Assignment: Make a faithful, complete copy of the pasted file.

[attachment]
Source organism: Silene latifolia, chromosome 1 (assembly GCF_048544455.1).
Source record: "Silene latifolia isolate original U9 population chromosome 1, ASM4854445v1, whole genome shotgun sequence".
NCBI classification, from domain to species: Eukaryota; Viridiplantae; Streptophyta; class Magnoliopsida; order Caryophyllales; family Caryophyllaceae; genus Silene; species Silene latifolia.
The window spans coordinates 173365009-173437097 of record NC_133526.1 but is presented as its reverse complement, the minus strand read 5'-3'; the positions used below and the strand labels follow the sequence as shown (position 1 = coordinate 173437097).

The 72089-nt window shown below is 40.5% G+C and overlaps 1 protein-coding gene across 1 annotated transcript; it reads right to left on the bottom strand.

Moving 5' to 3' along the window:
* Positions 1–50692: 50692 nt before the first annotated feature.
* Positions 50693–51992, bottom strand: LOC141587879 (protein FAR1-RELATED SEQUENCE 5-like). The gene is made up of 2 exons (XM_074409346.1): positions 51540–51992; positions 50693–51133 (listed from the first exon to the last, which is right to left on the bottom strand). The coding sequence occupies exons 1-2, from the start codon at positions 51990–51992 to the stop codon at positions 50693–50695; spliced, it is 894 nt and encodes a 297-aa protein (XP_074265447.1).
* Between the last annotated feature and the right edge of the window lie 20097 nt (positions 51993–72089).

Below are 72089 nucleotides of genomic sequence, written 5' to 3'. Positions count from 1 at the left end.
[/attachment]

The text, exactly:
Source organism: Silene latifolia, chromosome 1 (assembly GCF_048544455.1).
Source record: "Silene latifolia isolate original U9 population chromosome 1, ASM4854445v1, whole genome shotgun sequence".
NCBI classification, from domain to species: Eukaryota; Viridiplantae; Streptophyta; class Magnoliopsida; order Caryophyllales; family Caryophyllaceae; genus Silene; species Silene latifolia.
The window spans coordinates 173365009-173437097 of record NC_133526.1 but is presented as its reverse complement, the minus strand read 5'-3'; the positions used below and the strand labels follow the sequence as shown (position 1 = coordinate 173437097).

The 72089-nt window shown below is 40.5% G+C and overlaps 1 protein-coding gene across 1 annotated transcript; it reads right to left on the bottom strand.

Moving 5' to 3' along the window:
* Positions 1–50692: 50692 nt before the first annotated feature.
* Positions 50693–51992, bottom strand: LOC141587879 (protein FAR1-RELATED SEQUENCE 5-like). The gene is made up of 2 exons (XM_074409346.1): positions 51540–51992; positions 50693–51133 (listed from the first exon to the last, which is right to left on the bottom strand). The coding sequence occupies exons 1-2, from the start codon at positions 51990–51992 to the stop codon at positions 50693–50695; spliced, it is 894 nt and encodes a 297-aa protein (XP_074265447.1).
* Between the last annotated feature and the right edge of the window lie 20097 nt (positions 51993–72089).

Below are 72089 nucleotides of genomic sequence, written 5' to 3'. Positions count from 1 at the left end.